The Supreme Court on Monday agreed to hear on Tuesday the pleas of Rajasthan and Madhya Pradesh governments, seeking recall of its January 18 orders allowing the screening of controversial Bollywood film Padmaavat in theatres across India on the grounds that its release would create “law and order” problems in the two states.
The apex court had, on January 18, paved way for the nationwide release of the movie on January 25 by lifting the ban put by states like Gujarat and Rajasthan on its screening.
It had also restrained other states from issuing orders banning the Deepika Padukone-starrer, based on the saga of a historic 13th century battle between Maharaja Ratan Singh and his army of Mewar and Sultan Alauddin Khilji of Delhi.
“List the applications for hearing tomorrow,” a bench of Chief Justice Dipak Misra and Justices A M Khanwilkar and D Y Chandrachud, said when the counsel for both states mentioned the interim applications seeking modification of the order that has allowed the screening of the film.
Senior advocate Harish Salve, appearing for the movie producer Viacom 18, opposed urgent hearing on the pleas saying it was “unfortunate” the way things were happening despite the apex court order.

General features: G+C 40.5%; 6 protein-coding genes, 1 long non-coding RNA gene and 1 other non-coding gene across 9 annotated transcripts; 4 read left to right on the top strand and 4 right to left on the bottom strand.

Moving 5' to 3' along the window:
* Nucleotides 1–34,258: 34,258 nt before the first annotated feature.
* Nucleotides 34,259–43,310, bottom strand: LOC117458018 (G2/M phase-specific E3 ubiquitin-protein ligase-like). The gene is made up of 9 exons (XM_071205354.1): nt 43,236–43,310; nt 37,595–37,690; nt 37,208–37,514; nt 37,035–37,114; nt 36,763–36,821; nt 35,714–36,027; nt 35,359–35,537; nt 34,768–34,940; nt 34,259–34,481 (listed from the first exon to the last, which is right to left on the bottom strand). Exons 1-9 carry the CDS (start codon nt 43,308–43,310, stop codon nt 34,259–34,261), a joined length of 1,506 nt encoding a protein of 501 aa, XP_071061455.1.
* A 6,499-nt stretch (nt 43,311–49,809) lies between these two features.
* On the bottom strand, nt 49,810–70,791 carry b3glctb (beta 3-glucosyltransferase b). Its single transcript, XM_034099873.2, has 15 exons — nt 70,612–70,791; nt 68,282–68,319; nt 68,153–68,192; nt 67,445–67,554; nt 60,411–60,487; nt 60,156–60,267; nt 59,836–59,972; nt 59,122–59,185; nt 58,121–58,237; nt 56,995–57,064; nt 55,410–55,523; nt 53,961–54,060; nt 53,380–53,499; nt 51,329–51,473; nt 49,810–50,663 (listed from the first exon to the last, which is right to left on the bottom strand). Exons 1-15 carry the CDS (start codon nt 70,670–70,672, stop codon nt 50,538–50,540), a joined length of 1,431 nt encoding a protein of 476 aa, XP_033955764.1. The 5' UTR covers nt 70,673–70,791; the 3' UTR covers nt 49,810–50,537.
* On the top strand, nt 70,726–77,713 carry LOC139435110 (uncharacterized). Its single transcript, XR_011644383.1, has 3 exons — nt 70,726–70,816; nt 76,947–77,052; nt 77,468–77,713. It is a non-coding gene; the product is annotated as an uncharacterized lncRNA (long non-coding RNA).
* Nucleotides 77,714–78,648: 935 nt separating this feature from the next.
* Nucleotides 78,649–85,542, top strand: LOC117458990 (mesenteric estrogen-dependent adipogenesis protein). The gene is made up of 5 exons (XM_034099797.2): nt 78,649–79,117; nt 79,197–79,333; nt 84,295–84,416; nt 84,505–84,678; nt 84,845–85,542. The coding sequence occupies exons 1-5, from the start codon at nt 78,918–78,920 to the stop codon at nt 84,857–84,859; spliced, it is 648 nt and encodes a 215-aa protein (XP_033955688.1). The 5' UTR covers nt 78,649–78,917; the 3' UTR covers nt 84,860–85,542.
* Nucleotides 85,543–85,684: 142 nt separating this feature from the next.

Meanwhile, two bodies which have been protesting against the film -- Shree Rashtriya Rajput Karni Sena and Akhil Bharatiya Kshatriya Mahasabha, also moved the apex court seeking their impleadment as parties, opposing its release on grounds including that it hurt the sentiments of the community.
Madhya Pradesh, in its plea, has submitted that section 6 of the Cinematograph Act empowers the state to stop exhibition of any controversial movie on the grounds of possible violation of law and order.
Rajasthan, in its application, has referred to several recent incidents of violence that has taken place in there and sought modification of the order to the extent that the movie is not allowed to be released in the state.
Referring to a local law that empowered Rajasthan to stall the exhibition of a movie, it said, “the administrative machinery of the state is the best judge of the conditions prevailing in the state and the state administration is best equipped to have inputs of any likelihood of breach of peace and disturbance in law and order.”
“The state of Rajasthan is duty bound to comply with the... directions with all the sincerity. However, it is also necessary that this court may also take note of the situation in the state where ‘Rani Padmavati’, is treated as a warrior who committed ‘Jauhar’ with several other women to protect her/their honour, and after her sacrifice, the Rajput men died fighting on the battlefield.
“People, worship ‘Rani Padmavati’, not simply as a ‘historical character’ but she has been given a status of ‘goddess’ who defended her honour against a Muslim invader,”Rajasthan said in its plea.
Ahead of the release of Sanjay Leela Bhansali’s Padmaavat on January 25, leaders of the Shree Rajput Karni Sena met Uttar Pradesh Chief Minister Yogi Adityanath on Monday and demanded a ban on the film in the state.